The one song about the one aspect of fame that we in the peanut gallery have something to say about because... it's us. 

There are all kinds of ways a fan can react to this song.  So far I've seen classic denial ("That's not me") relief ("Thank God that's not me"), and judgement ("I know people like that")

I think the reason we're not talking about it is because it puts us on the defensive.  Enoch and Barry are acting out what they see when they look at us.  The defensiveness comes in when (a) we don't like what we see in that portrayal, or (b) we know that what they seem to see is not what we intend, and we had no idea that's how we're coming across, or (c) we know in the bottom of our gut that the portrayal doesn't apply to us personally.

Everyone who heard "Letter From A Fan" first describes it as "creepy".  It's not the words that make it creepy, it's Nataly Dawn's performance.  First thing I thought of was the lullaby-like theme from Poltergeist.  Hence why I wanted to sleep with the lights on - and the closet door open. 
This song raised more questions than answers for me.
"Is this really what they (they = Barry, TPTB, any successful musician on a stage) see in their fan base?"
"Is this what they see/hear when they read a fan letter?"
"Do they think we're all obsessed?" 
"Can they tell the difference between someone who is innocently venting, versus someone dealing with issues, versus, a serious, true threat?"
"Do we really sound like this, or is it a result of the pressure described in 'So Heavy, So High'?"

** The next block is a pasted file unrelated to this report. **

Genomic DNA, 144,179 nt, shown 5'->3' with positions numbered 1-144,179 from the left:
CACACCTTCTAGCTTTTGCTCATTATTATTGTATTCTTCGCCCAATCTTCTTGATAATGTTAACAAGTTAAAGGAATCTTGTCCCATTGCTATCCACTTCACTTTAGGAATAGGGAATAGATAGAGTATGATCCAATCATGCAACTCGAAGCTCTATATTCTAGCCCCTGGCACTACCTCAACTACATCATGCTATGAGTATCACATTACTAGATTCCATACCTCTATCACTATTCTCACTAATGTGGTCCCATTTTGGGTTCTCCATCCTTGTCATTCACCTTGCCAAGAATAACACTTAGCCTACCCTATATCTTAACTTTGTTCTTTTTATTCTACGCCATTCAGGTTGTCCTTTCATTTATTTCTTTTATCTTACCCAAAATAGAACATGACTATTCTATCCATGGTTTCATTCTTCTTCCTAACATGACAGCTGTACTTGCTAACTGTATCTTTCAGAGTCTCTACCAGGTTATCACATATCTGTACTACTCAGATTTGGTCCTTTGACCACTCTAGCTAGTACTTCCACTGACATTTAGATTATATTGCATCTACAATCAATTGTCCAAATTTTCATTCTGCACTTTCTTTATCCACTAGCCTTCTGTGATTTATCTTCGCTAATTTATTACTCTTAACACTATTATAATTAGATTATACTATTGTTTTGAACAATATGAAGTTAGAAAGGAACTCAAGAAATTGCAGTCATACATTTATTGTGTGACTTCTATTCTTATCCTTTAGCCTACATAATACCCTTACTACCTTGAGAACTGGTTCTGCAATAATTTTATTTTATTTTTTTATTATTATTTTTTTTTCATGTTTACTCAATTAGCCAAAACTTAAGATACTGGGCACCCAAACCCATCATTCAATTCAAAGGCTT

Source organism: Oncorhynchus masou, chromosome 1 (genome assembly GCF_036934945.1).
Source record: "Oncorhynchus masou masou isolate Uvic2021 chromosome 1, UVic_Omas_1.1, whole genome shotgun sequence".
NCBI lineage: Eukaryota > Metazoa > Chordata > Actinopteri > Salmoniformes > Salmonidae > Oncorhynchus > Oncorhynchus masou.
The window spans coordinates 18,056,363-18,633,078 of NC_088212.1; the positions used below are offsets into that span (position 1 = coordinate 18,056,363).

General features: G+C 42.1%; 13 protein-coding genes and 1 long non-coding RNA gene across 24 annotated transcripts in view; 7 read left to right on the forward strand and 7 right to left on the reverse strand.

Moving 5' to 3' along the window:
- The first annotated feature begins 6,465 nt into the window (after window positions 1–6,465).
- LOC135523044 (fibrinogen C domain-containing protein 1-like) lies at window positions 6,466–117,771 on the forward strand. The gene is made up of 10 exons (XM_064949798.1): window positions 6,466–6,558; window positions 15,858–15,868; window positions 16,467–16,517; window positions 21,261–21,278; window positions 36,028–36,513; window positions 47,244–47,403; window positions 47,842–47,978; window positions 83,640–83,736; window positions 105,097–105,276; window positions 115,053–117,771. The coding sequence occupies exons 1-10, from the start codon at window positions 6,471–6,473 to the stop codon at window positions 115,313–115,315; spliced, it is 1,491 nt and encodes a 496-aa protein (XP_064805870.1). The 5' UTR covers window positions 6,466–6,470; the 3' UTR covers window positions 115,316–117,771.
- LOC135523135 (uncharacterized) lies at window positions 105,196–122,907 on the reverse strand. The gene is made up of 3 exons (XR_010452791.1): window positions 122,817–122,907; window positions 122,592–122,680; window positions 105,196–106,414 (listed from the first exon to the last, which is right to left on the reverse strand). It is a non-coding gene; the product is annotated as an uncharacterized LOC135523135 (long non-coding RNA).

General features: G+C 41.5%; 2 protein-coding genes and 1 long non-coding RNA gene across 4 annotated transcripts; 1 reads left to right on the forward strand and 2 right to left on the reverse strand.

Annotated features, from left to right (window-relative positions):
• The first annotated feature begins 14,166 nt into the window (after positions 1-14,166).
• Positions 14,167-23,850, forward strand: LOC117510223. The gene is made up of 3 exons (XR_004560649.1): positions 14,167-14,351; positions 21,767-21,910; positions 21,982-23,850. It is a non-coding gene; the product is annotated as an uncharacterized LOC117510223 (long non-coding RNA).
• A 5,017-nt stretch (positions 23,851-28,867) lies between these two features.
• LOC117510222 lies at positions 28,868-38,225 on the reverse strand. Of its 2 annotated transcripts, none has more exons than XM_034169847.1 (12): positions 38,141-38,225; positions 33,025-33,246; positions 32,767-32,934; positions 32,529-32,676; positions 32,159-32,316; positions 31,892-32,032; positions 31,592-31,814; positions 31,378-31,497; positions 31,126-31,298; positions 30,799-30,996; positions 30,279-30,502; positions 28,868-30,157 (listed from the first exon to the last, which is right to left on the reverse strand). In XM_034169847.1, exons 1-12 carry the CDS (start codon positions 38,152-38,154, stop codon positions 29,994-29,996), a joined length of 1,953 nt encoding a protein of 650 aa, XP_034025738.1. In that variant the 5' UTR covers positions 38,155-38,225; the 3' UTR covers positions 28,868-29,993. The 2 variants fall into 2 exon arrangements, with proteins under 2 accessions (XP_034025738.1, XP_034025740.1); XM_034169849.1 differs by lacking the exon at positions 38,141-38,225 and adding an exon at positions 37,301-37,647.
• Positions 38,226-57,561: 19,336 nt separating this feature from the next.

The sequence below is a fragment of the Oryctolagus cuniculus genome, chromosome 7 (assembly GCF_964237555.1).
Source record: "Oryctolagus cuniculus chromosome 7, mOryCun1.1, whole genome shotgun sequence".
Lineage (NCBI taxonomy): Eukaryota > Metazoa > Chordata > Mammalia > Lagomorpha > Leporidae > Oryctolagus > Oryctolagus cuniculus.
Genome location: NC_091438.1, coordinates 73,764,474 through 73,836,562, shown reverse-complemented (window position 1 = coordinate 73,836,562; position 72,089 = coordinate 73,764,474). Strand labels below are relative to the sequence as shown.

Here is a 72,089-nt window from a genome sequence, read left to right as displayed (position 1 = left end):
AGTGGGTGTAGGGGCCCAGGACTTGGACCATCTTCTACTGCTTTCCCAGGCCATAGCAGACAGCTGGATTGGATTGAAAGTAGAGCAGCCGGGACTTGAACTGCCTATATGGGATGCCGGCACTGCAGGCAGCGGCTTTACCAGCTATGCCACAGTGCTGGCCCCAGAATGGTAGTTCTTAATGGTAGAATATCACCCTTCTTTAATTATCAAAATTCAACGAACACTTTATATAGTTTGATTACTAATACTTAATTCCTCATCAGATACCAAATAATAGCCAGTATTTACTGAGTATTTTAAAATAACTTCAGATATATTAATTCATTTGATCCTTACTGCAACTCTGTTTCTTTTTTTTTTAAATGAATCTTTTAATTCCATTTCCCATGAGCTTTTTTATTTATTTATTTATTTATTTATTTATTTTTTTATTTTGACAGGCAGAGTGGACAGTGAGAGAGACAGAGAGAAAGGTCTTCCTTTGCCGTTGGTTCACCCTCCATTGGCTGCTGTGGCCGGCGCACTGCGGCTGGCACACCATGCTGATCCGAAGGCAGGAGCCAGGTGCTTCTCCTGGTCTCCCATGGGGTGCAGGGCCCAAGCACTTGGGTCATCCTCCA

Let's take a look, phrase by phrase.

remember I sent you a picture
I know all the names in your band
I was the girl wearing yellow down front
I was the first one to stand

OK - is there a problem here?  None that I can see, but I'm not the dude on stage.  She's describing what stood out to her at the show, what she thinks will stand out to him.  Lots of naivete - maybe.  Sometimes dude on stage notices these things, so I've heard from a few of them. 

it's silly to think you'd remember
it's silly pretending you'd care

but I want you to know I was there last night
I was there.....

Again, where's the problem?  So far we've just got stream-of-consciousness naive fan going on.  Even she can see she's being naive.  But something in the music and performance created a similar creative response and the need to express it. 

sometimes I think we're connected

Yeah, this is naivete too.  But if you break it down, music *does* form a type of connection by inspiring an emotional response.  So technically, it's accurate.  But I doubt if our Chickieboo is looking at it that way.

I dreamed we were talking last night

Again, people dream of weird shit all the time.  Pete dreamed of talking to Richard Attenborough's character from Jurassic Park once.  That's how the brain works.

day to day stress just undoes me sometimes
but listening to you makes it right

Show me ONE fan who hasn't used their favorite music/musician as a stress relief.

I'm positive someday you'll see me
and love me just like it was planned